What a relief the third installment in the Ernest P. Worrell series is, a film with no sex or foul language (at least none that could be clearly discerned after listening closely). In fact, it is cleaner than the previous episodes.
The know-it-all Ernest now works as a night janitor in a bank, incompetent as ever. The president of the bank wants to fire the inept goofball, but Charlotte, the president’s pretty assistant, has a soft heart for misfits and stray dogs, so she argues on Ernest’s behalf. The two screwy bank guards, Chuck and Bob, are also misfits, being something of a cross between Buster Keaton and the Three Stooges.
Ernest is overjoyed when he’s given jury duty. “It’s a dream come true,” he says. However, the defendant in the trial notices that Ernest is a dead-ringer for jailed crime boss Felix Nash (also Varney) who runs the prison from behind bars. The scheming defendant strikes a deal with the evil Nash, and a plan is hatched to switch the two look-alikes.
When the jurors are taken to view the scene of the prison crime they’re deliberating, Ernest is snatched from the crowd and locked up, while his notorious double joins the jury and sneaks away to freedom. Ernest is destined for the electric chair, but is not as easy to kill as one would suspect.
This is a clean movie with no New Age undertones. There’s a lot of mock violence, but it’s pure slapstick and even broader than that of Moe, Larry and Curly. For example, while working as the night janitor, Ernest fights for his life with a runaway, frenzied floor polisher. Once free and at home, he touches a live wire which renders him a human magnet. Then, while at dinner with Charlotte, he finds out what the term physical attraction really means as he fends off flying silverware.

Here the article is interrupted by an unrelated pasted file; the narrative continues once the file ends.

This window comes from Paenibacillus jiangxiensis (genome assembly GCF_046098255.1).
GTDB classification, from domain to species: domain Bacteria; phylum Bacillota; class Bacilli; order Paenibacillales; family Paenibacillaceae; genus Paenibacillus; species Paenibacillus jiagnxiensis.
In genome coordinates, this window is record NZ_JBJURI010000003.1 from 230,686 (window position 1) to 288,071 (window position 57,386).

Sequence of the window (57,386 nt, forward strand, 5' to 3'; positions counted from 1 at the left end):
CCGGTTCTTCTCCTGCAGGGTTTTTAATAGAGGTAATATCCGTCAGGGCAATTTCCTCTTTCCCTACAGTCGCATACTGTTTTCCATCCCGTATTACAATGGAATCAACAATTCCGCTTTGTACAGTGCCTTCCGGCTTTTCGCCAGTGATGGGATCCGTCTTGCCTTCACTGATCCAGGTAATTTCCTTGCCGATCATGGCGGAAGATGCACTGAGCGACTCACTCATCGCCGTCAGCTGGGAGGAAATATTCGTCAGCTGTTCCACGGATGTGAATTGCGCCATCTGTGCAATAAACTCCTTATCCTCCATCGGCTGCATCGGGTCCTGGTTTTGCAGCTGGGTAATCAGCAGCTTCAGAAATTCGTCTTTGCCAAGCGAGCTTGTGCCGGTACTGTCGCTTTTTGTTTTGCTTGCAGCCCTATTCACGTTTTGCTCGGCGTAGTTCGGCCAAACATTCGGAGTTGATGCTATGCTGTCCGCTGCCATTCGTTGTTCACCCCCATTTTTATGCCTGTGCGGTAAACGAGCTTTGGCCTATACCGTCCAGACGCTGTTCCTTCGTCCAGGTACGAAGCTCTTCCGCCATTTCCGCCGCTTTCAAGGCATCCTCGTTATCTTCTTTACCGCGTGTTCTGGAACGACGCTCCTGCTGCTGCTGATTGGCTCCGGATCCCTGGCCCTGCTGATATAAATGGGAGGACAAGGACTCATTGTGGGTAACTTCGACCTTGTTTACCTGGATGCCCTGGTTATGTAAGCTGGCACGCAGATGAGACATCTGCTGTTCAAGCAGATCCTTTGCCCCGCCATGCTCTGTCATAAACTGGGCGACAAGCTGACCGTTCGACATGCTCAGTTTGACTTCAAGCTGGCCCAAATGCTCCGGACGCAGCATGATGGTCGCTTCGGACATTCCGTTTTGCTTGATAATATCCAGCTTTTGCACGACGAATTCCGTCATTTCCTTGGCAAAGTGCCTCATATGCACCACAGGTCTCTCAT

Other stunts have Ernest straddling a catapulting flagpole, hanging from a crystal chandelier, “flying” by suspended harness, and being “spun dry” in his own invention of a human washing machine. No child will take these gags seriously, but they can be overwhelming for adults at times.
Overall, though, it is entertaining just to watch children watch a movie that is not going to hurt them. ERNEST GOES TO JAIL has a lot of production value and good acting, though the script is definitely aimed at the very young.